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The Practice Boundaries of Advanced Practice Nurses: An Economic and Legal Analysis

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  • Michael Dueker
  • Ada Jacox
  • David Kalist

    ()

  • Stephen Spurr

    ()

Abstract

The purpose of this study is to examine the effects of State regulation that determines the extent of professional independence of advanced practice nurses (APNs). We find that in States where APNs have acquired a substantial amount of professional independence, the earnings of APNs are substantially lower, and those of physicians’ assistants (PAs) are substantially higher, than in other States. These results are striking since PAs are in direct competition with APNs; the only real operational difference between these groups is that PAs are salaried employees who must work under the supervision of a physician. The implication is that physicians have responded to an increase in professional independence of APNs by hiring fewer APNs and more PAs. The finding that earnings of APNs decline when they attain more professional autonomy vis-à-vis physicians reinforces work by Sass and Nichols on physical therapists. Copyright Springer 2005

Suggested Citation

  • Michael Dueker & Ada Jacox & David Kalist & Stephen Spurr, 2005. "The Practice Boundaries of Advanced Practice Nurses: An Economic and Legal Analysis," Journal of Regulatory Economics, Springer, vol. 27(3), pages 309-330, January.
  • Handle: RePEc:kap:regeco:v:27:y:2005:i:3:p:309-330 DOI: 10.1007/s11149-005-6626-3
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    References listed on IDEAS

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    7. Edward J. Schumacher & Barry T. Hirsch, 1997. "Compensating Differentials and Unmeasured Ability in the Labor Market for Nurses: Why Do Hospitals Pay More?," ILR Review, Cornell University, ILR School, vol. 50(4), pages 557-579, July.
    8. Stephen T. Mennemeyer & Gary Gaumer, 1983. "Nursing Wages and the Value of Educational Credentials," Journal of Human Resources, University of Wisconsin Press, vol. 18(1), pages 32-48.
    9. Edward J. Schumacher, "undated". "Relative Wages and the Returns to Education in the Labor Market for Registered Nurses," Working Papers 9720, East Carolina University, Department of Economics.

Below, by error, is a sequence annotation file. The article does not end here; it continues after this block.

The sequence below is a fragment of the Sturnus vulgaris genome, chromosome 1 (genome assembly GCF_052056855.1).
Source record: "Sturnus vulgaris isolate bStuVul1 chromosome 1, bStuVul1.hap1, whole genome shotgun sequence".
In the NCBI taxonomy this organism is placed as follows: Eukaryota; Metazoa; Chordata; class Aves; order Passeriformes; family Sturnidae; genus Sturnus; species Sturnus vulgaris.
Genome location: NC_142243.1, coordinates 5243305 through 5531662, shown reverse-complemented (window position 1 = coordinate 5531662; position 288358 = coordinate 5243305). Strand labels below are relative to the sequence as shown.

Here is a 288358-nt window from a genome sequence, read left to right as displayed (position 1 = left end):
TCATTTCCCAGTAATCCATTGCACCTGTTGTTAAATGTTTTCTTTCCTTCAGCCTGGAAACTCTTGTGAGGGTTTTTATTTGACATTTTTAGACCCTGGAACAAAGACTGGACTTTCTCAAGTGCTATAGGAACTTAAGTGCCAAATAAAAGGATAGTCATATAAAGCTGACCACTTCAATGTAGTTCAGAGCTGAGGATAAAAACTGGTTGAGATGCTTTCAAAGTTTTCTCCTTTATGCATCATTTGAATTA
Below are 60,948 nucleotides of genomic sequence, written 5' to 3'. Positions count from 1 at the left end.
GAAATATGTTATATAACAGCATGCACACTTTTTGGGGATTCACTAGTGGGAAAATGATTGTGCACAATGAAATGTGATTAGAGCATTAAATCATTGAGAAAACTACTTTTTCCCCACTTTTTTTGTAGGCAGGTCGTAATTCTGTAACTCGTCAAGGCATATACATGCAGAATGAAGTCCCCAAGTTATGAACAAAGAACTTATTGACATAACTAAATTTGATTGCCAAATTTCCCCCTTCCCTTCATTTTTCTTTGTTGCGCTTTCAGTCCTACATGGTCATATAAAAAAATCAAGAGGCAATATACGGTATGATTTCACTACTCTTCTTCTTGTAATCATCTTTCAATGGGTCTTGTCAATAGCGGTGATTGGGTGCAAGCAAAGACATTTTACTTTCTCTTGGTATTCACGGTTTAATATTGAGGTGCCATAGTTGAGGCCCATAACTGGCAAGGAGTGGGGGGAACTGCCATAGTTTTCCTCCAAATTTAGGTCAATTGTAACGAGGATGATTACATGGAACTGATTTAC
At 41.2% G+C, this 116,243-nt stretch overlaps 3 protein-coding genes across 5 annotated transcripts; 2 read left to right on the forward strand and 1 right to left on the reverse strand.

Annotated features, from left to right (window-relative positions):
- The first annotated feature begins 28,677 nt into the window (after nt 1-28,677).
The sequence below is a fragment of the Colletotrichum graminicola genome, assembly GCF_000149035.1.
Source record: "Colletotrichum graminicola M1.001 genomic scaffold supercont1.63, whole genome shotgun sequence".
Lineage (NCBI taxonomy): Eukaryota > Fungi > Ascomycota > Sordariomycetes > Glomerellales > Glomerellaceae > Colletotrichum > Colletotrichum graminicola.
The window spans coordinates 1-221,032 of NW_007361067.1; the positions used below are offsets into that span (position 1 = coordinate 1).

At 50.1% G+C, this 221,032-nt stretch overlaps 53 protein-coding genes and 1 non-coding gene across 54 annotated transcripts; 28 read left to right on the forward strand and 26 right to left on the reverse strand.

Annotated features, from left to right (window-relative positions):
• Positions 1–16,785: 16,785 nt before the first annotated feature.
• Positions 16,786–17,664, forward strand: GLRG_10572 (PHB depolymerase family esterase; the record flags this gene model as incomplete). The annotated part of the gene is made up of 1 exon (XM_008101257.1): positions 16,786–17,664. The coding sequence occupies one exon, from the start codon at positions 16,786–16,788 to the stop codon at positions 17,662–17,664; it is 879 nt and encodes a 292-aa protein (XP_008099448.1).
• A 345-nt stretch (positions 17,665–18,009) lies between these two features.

10. Sass, Tim R & Nichols, Mark W, 1996. "Scope-of-Practice Regulation: Physician Control and the Wages of Non-Physician Health-Care Professionals," Journal of Regulatory Economics, Springer, vol. 9(1), pages 61-81, January.
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    Cited by:

    1. Stange, Kevin, 2014. "How does provider supply and regulation influence health care markets? Evidence from nurse practitioners and physician assistants," Journal of Health Economics, Elsevier, vol. 33(C), pages 1-27.
    2. John J. Perry, 2009. "The Rise And Impact Of Nurse Practitioners And Physician Assistants On Their Own And Cross-Occupation Incomes," Contemporary Economic Policy, Western Economic Association International, vol. 27(4), pages 491-511, October.
    3. Morris M. Kleiner & Allison Marier & Kyoung Won Park & Coady Wing, 2016. "Relaxing Occupational Licensing Requirements: Analyzing Wages and Prices for a Medical Service," Journal of Law and Economics, University of Chicago Press, vol. 59(2), pages 261-291.
    4. William H. Greene & David A. Hensher, 2008. "Modeling Ordered Choices: A Primer and Recent Developments," Working Papers 08-26, New York University, Leonard N. Stern School of Business, Department of Economics.
    5. Park, Jee-Hyeong & Spurr, Stephen J. & Chang, Sheng-Kai, 2009. "A Model of Hierarchical Professionals: Cooperation and Conflict between Anesthesiologists and CRNAs," CEI Working Paper Series 2009-13, Center for Economic Institutions, Institute of Economic Research, Hitotsubashi University.
    6. Alexander, Diane & Schnell, Molly, 2016. "Just What the Nurse Practitioner Ordered: Independent Prescriptive Authority and Population Mental Health," Working Paper Series WP-2017-8, Federal Reserve Bank of Chicago.

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    Keywords

    regulation; professions; nursing; panel data;

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